Posts

Mexican Printmaker to Visit Duke, Durham to Celebrate Day of the Dead

by Jennifer Prather

Sergio Sánchez Santamaría, one of Mexico’s foremost printmakers, will visit Duke and the Durham community Oct. 21-29 to celebrate the Day of the Dead in North Carolina.

Sánchez Santamaría is a muralist, illustrator and printmaker who has taught and exhibited in the United States, Europe and Russia. The Frederic Jameson Gallery in the Friedl Building will display an exhibit of his works, “Printing Realities,” from Oct. 27-Dec. 9. An opening reception is 7-9 p.m. Thursday, Oct. 27, in the gallery, and is free and open to the public.

Sánchez Santamaría will teach at Duke, the Durham School of the Arts and Durham Technical Community College, and will make a limited edition linocut print for Supergraphic, a printmaking studio located in Durham’s Golden Belt complex. He will also create an original mural for the Mural Durham Festival at the Duke Arts Annex, from 1-4 p.m. Saturday, Oct. 22.

read more: https://today.duke.edu/2016/10/mexican-printmaker-visit-duke-durham-celebrate-day-dead

 

Poetic Cinema

Course numbers: AMES 311S, VMS 354S, AMI 266S, ICS 311S
Course codes: CCI, ALP, CZ
Course description:

Poetic Cinema will inquire into sources of “resonance” in international cinema with emphasis on films from Asia and the Middle East. The object of the course is to describe aspects of film construction which conduce to intense experience for viewers. Readings in delve into indigenous aesthetics.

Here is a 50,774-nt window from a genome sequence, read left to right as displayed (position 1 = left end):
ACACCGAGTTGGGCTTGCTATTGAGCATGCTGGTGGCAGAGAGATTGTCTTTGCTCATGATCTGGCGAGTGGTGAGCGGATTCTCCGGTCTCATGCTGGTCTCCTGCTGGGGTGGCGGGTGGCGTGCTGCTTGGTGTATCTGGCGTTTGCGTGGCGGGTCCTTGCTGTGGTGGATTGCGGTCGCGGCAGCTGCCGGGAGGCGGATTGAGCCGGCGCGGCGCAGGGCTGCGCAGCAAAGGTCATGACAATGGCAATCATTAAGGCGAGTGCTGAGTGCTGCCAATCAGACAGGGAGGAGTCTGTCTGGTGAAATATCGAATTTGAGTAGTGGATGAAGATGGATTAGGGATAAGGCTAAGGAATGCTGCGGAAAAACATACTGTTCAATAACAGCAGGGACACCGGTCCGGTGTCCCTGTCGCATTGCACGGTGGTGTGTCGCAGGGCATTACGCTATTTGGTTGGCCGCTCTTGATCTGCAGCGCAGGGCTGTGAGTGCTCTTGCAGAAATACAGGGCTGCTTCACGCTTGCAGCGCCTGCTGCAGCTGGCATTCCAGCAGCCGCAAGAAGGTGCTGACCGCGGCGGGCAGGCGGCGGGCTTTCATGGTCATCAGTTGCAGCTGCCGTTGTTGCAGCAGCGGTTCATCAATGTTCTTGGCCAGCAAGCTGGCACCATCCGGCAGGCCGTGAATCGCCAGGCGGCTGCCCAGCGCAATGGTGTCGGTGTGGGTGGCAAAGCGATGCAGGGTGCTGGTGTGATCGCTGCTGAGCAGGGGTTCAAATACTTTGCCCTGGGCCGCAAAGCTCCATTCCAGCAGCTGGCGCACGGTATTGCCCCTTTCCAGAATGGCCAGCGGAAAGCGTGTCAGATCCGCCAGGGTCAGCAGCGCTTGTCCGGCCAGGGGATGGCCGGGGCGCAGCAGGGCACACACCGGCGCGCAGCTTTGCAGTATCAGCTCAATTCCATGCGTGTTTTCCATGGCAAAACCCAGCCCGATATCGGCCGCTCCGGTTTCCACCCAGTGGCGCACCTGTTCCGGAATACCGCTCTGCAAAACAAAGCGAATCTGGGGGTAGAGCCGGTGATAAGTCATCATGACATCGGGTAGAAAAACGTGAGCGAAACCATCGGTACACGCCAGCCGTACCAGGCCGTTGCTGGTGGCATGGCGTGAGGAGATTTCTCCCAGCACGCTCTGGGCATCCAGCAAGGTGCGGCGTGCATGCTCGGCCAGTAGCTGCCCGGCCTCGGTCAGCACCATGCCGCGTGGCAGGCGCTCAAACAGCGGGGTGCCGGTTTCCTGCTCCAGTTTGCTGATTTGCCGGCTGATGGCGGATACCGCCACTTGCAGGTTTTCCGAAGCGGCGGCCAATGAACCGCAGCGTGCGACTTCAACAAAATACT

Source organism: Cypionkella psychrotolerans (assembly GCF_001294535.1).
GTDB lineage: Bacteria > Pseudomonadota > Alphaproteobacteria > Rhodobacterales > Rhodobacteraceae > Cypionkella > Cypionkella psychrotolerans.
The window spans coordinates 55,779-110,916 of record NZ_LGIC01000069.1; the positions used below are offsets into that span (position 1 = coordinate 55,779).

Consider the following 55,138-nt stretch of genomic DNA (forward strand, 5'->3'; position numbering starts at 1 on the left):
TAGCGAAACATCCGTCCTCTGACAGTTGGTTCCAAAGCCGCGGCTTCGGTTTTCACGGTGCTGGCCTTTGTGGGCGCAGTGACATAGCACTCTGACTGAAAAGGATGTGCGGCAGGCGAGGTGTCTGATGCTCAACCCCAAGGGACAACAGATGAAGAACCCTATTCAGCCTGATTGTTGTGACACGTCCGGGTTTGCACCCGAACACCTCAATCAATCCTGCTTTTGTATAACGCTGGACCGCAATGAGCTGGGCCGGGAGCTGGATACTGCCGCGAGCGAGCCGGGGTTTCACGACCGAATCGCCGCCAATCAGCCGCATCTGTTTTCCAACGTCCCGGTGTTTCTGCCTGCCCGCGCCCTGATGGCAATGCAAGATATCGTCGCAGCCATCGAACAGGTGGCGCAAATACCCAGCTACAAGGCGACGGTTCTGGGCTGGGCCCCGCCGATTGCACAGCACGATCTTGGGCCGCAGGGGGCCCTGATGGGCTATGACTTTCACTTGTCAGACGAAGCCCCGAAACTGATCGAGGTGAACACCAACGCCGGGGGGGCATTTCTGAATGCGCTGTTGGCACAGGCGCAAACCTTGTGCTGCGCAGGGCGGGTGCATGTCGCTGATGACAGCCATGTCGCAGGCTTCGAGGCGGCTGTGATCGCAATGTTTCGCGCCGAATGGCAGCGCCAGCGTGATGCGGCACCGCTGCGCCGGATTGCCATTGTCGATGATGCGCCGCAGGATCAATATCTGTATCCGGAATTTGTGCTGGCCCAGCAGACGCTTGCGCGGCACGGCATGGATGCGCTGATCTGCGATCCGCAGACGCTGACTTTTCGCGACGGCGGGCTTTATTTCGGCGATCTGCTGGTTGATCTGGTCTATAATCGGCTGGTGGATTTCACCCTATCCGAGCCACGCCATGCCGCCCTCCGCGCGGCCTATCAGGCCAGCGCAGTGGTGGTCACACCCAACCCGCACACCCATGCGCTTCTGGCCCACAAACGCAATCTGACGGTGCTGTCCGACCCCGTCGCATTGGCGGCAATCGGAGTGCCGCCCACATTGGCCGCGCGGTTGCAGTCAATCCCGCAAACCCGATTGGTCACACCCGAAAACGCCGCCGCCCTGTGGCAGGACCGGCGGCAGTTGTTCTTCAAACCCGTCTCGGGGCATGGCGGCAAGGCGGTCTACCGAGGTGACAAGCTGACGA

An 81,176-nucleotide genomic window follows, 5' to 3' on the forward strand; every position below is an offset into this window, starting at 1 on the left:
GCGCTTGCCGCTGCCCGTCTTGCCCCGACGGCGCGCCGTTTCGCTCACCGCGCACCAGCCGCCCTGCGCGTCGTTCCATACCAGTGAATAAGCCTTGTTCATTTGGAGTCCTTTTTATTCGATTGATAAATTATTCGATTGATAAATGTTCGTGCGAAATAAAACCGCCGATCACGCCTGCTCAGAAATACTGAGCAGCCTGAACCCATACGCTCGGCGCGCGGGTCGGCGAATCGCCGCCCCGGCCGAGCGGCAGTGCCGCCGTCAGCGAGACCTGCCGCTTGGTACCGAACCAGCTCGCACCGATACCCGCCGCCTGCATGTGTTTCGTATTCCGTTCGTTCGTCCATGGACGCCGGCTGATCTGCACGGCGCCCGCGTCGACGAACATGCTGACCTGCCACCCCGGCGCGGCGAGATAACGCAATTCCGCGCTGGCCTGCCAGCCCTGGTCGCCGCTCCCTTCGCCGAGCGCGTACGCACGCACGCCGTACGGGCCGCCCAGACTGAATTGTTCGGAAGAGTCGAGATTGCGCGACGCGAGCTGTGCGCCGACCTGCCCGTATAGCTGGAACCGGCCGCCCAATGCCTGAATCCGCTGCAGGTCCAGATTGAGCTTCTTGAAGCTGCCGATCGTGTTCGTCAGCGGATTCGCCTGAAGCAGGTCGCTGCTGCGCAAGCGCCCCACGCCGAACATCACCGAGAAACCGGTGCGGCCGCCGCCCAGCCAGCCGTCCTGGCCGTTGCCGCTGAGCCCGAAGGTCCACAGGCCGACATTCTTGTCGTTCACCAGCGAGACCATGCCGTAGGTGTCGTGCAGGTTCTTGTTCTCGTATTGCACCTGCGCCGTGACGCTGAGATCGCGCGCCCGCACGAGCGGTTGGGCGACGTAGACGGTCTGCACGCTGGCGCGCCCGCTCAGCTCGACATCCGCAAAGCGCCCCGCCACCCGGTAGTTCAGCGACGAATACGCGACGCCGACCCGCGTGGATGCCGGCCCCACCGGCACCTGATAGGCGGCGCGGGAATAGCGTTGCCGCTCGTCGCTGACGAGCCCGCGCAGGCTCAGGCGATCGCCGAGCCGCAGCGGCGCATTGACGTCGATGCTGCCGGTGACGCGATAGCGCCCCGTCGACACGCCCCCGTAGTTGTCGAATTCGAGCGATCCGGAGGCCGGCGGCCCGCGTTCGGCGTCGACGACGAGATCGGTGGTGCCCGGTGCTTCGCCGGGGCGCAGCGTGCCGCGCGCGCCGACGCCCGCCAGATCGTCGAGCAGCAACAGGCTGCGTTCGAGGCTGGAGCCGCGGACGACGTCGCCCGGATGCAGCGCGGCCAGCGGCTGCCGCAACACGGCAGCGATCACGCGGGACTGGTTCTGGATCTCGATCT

Instructor: Professor Satti Khanna

Professor Khanna interprets the lives and works of contemporary Indian writers to an international audience through a series of documentary films and translations. His recent work includes a translation of Vinod Kumar Shukla’s Naukar ki Kameez (The Servant’s Shirt, Penguin India, 1999), an anthology of short fiction, His Daily Bread (Har Anand, 2000) and the series Literary Postcard on the Doordarshan national network in India.

Fazil Say visits Duke

In February 2016, Turkish pianist and composer Fazil Say visited Duke University as part of the Duke Performances’ artist-in-residence program. During his stay, Say preformed a sold out show, led a student chamber music intensive, met with the Turkish student association, and spoke on a public panel about music and culture in Turkey.

Erdağ Göknar, the director of the Middle East Studies Center, sat down with Say to discuss how Say’s work acts as a bridge between traditional Anatolian folk music and today’s modern Turkish compositions. Göknar and Say also discuss the idea of music as resistance.

Say’s residency was made possible, in part, with an award from the National Endowment for the Arts, and with support from Duke University Middle East Studies Center and the American-Turkish Association of North Carolina (ATA-NC).

More about the artist:

Fazil Say’s Website

Fazil Say’s Facebook

 

Leonor Leal’s Contemporary Flamenco

On March 23rd, Leonor Leal gave a casual performance during a lecture on “The Art of Contemporary Flamenco” at the John Hope Franklin Center’s Wednesdays at the Center series. Leal was accompanied by guitarist, Jose Lois Rodriguez and vocalist/cajón player, Francisco “Yiyi” Orozco. All three of the artist have training in classical Flamenco, but now perform with more modern interpretation of the movement and music.